Multiple regression analysis showed that isotope depletion levels have their closest relationship to the intensity of the cyclone divided by the distance (closest point on path) of the cyclone from Chillagoe (R2 = 0.6, p < 0.001). A very low isotope value (high peak on Fig. 16) is therefore more likely to be a product of an intense event that tracks very close to the site which as a consequence experiences a

Year AD

Fig. 16 Detrended S18O %% (vPDB) values (crest - preceding trough from Fig. 15) to account for S18O soil water dilution for landfalling tropical cyclones from AD 1228 to 2003. Critical value for moderate to severe hazard impact at-a-station is —2.50 %. Note no events above this value between AD 1200 to 1400 and AD 1500-1600, 2 events between AD 1400-1500, 7 events between AD 1600-1801 and 1 event (just above this value) since AD 1801

Year AD

Fig. 16 Detrended S18O %% (vPDB) values (crest - preceding trough from Fig. 15) to account for S18O soil water dilution for landfalling tropical cyclones from AD 1228 to 2003. Critical value for moderate to severe hazard impact at-a-station is —2.50 %. Note no events above this value between AD 1200 to 1400 and AD 1500-1600, 2 events between AD 1400-1500, 7 events between AD 1600-1801 and 1 event (just above this value) since AD 1801

severe hazard. A higher isotope value could be due to an intense event at a greater distance or a low intensity event very close to the site. Either way the site experiences a lower severity hazard. The higher isotope values could also be due to some other environmental variable (i.e. slight variations in isotope values in evaporated source waters) and not necessarily be due to a distant or weaker tropical cyclone. However, as discussed it is unlikely that the lower isotope values are due to anything else besides tropical cyclone rainfall.

Only one cyclone event (AD 1911) during the historical period (post AD 1907) has an isotope difference less than —2.5 %o (i.e. a more negative value) (Fig. 15). A barometric pressure measurement of 959 hPa was made approximately 50 km from the estimated landfall point of this cyclone; the central pressure of this cyclone is not known but must have been considerably lower. This cyclone registers as the highest historical peak on Figure 16 because of its intensity and also because it passed within 30 km of Chillagoe. This cyclone also produced the highest peak during the period AD 1802-2004. In comparison, the period AD 1600-1801 registers 3 peaks with a lower than —2.5 %o; isotope difference value, 3 more were below —3.0 %o, and 1 was below —4.0 %% from AD 1500-1600 there were no peaks with an isotope difference value lower than —2.5 %; the period AD 1400-1600 had 1 event below —3.0 % and one below —3.5 %.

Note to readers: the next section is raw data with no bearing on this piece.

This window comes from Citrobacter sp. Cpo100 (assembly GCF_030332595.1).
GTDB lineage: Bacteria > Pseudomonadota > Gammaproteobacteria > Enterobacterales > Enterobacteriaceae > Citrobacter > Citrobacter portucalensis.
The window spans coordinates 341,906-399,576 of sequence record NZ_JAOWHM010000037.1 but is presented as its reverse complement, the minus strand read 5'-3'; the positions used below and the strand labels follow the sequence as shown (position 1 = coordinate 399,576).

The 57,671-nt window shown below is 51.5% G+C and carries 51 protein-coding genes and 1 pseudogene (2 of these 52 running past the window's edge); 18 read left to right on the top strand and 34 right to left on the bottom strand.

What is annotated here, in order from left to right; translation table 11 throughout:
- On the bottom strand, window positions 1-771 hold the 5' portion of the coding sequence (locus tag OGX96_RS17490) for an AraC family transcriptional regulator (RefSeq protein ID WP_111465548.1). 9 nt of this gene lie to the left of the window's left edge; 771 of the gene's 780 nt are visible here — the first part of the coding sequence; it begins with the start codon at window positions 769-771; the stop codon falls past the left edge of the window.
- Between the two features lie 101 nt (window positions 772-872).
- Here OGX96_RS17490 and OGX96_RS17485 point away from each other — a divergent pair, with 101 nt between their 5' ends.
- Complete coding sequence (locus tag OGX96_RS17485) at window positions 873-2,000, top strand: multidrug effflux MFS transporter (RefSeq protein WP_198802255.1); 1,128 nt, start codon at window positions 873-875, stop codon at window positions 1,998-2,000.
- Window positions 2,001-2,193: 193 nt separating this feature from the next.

Using the isotope difference value of 2.5 % for the 1911 cyclone as a reference it is clear that the period between AD 1600 to 1800 had many more intense or hazardous cyclones impacting the site than the post AD 1800 period. Seven events that were more intense/hazardous than the 1911 event occurred during this 200 year period. Indeed the cyclone registering the lowest isotope difference value (<—4.0 %), hence the most intense or hazardous, of the entire record occurred during this time. There were no comparatively hazardous cyclones during the period AD 1500 -1600 yet the period from AD 1400 to 1500 had two events with considerably lower isotope difference values and hence were presumably more hazardous than the AD 1911 event. The two centuries from AD 1200 to 1400 had no events equal in intensity to the AD 1911 event.

These results suggest that there may be centennial scale regimes in landfalling tropical cyclone activity in this region. Comparisons with sea surface temperature (SST) data from geochemical proxies in corals from the GBR (Hendy et al., 2002) show that these centennial scale phases of heightened landfalling cyclone frequency occurred during both warmer (AD 1700-1800) and cooler (AD 1600-1700) than present SSTs in this region (Nott et al., 2007). This is the first time that centennial scale variations in landfalling cyclone activity have been recognised for any ocean basin and such information can be invaluable in decoupling human induced changes in cyclone behaviour from natural variability. Before such goals can be properly realised however it is imperative that further high resolution, long-term records of this hazard are investigated from both this region and other ocean basins globally. While this single station record is insufficient on its own to draw any conclusions about natural variability versus global climate change issues it is very useful for better assessing risk from this hazard for this region.